Iron layering in two-tiered putting greens

By |  January 6, 2013

By Glen R. Obear, M.S. Candidate, University of Wisconsin-Madison

Black layer in the low area of a putting green, indicating poor drainage and anaerobic soil conditions. Sand-filled holes from recent aerification are visibly lighter.

Black layer in the low area of a putting green, indicating poor drainage and anaerobic soil conditions. Sand-filled holes from recent aerification are visibly lighter.

When was the last time you sampled the full profile of your sand-based putting greens? Many people rarely, if ever, sample the profile all the way down to the pea gravel layer. It’s inconvenient, out of sight, and therefore out of mind. However, USGA-funded research from the University of Wisconsin-Madison suggests we might be missing the full picture when we fail to sample to the depth of the pea gravel.

Iron-oxide layering has been observed at the sand-gravel interface of two-tiered putting greens of many golf courses across the United States. This layer, which only forms in greens with a pea gravel layer, is detrimental to water infiltration and leads to anaerobic soil conditions and decline of turfgrass quality.

First observations

In the summer of 2008, I had the opportunity to work as an intern at a golf course on the Big Island of Hawaii. During this experience, the superintendent of the course exposed me to a very interesting and troubling soil layering problem.

We first noticed thinning turf on the putting greens, especially in low areas where water collected. We found black layer in the top 6 inches of the profile (Fig. 1), but this didn’t make much sense. The course was only five years old, core aerification was done twice each year, and greens were topdressed weekly. We decided to dig deeper, thinking that maybe something was blocking water infiltration deeper in the profile.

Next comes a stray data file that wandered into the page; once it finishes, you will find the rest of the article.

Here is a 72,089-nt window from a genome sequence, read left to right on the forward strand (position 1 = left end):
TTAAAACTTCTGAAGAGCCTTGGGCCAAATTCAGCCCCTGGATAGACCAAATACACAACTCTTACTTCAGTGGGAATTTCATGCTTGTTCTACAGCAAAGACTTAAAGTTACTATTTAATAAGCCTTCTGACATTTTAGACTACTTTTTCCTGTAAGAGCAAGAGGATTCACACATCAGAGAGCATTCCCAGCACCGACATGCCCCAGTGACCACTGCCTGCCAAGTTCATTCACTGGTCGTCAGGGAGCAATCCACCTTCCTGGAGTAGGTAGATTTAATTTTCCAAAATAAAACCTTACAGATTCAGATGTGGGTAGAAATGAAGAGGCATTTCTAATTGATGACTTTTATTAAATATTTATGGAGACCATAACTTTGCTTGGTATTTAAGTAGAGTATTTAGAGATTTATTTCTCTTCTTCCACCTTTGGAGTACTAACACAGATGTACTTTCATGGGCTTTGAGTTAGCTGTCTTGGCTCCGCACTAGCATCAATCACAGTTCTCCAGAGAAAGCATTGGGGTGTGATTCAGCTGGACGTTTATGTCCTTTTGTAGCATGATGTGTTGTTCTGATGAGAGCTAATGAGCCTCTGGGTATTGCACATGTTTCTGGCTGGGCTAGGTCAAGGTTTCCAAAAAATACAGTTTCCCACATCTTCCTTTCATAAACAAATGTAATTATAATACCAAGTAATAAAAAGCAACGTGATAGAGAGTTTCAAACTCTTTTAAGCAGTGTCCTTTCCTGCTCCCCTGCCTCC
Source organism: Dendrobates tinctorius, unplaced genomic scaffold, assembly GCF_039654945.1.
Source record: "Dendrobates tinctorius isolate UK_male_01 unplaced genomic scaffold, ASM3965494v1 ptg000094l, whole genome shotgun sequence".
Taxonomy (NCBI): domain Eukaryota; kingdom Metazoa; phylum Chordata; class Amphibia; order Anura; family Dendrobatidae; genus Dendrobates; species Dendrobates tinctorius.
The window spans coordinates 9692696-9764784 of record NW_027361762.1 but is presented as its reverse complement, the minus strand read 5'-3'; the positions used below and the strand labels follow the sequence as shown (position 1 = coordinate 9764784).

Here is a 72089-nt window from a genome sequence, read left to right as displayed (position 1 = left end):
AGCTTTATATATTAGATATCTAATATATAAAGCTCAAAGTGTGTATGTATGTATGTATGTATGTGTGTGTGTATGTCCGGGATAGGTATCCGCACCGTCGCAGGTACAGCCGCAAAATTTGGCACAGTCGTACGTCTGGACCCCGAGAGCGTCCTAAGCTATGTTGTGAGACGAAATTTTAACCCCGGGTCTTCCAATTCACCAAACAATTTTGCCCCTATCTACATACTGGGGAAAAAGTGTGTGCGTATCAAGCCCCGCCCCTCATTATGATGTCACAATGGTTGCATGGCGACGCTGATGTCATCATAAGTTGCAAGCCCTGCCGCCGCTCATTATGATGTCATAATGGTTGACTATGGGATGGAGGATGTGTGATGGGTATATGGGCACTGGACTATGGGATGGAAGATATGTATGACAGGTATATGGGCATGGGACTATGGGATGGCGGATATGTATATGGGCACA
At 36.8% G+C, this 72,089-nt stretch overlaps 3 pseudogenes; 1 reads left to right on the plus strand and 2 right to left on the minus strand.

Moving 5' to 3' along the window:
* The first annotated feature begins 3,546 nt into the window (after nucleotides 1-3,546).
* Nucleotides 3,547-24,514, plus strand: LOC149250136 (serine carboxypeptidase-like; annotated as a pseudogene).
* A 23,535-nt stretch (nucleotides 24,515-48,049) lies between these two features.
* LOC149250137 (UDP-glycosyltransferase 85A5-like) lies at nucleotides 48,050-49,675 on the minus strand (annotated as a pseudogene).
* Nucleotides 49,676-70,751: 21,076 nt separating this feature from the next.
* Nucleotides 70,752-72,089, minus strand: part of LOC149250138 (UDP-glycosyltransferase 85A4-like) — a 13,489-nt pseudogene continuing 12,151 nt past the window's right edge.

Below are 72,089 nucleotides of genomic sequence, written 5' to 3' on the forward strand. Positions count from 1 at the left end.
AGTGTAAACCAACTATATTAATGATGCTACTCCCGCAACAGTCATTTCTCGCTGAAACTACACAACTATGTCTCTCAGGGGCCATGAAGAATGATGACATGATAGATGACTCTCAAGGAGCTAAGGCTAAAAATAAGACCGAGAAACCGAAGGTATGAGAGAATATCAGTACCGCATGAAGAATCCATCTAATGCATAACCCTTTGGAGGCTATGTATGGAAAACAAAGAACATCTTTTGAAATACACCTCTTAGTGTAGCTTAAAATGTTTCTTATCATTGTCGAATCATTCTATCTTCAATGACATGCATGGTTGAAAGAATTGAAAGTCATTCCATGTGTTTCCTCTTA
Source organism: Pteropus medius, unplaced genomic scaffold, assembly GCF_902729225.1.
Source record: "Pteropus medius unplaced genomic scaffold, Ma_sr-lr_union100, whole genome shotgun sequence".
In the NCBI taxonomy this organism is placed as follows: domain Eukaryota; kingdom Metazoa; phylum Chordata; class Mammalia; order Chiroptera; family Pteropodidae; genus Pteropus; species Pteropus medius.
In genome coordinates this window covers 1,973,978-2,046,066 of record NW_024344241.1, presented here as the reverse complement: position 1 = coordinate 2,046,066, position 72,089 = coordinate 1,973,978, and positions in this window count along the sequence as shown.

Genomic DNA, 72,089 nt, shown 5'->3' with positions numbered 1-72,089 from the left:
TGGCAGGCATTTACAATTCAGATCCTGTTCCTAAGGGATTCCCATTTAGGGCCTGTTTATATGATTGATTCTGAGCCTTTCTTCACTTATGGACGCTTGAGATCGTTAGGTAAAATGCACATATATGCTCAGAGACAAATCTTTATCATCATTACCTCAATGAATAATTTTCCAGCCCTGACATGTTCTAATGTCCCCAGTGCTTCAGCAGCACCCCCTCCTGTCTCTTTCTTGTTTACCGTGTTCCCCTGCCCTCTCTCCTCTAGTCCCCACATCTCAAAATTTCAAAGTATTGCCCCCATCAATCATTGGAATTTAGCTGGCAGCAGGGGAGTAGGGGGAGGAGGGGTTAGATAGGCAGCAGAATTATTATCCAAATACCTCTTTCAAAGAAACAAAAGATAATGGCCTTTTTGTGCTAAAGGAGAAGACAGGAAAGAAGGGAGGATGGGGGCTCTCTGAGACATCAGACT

At the sand/gravel interface of the first putting green we sampled, there was a thin layer of what looked like oxidized iron (i.e., rust) that was cementing sand and pea gravel together (Fig. 2). This cemented layer was almost impenetrable to water, which created anaerobic conditions in the root zone. As we continued investigating, we found this layer in every green we sampled, and anaerobic soil conditions were most prevalent in the low areas of the greens.

That summer, we experimented with physical removal of the layer. We used a sod cutter to cut two passes on the lowest edge of the green, where water was collecting. We dug down to the pea gravel layer, removed the oxidized iron layer with a shovel and replaced the root zone with fresh sand. In the short-term, we were successful in improving water infiltration in these low areas. However, our fix was only temporary; the factors that caused the layer to form in the first place were still active, and the layer will likely form in these areas again over time.

One day, we were sampling and thinking about how the layer might be forming. We had many questions: “Where is this iron coming from? What factors are causing the iron to oxidize and precipitate at the sand-gravel interface? How do we remove this layer once it has already formed? How can we prevent it from forming in the future?” Finally, the superintendent suggested: “Go to graduate school, study this for your master’s degree.” That is exactly what I did.

University research

A few years later, I started graduate school at UW-Madison. The superintendent from Hawaii sent me some samples of this layer, and I confirmed that it was oxidized iron through physical and chemical analyses. I thought it was a rare, unique problem when I first witnessed it in Hawaii. But now that I’ve studied it more and more, I have seen this iron layer in Texas, Missouri, Virginia, Pennsylvania, West Virginia, California, North Carolina and even Vietnam. The layer seems to occur all over the United States and doesn’t seem to be restricted to any specific climate zones.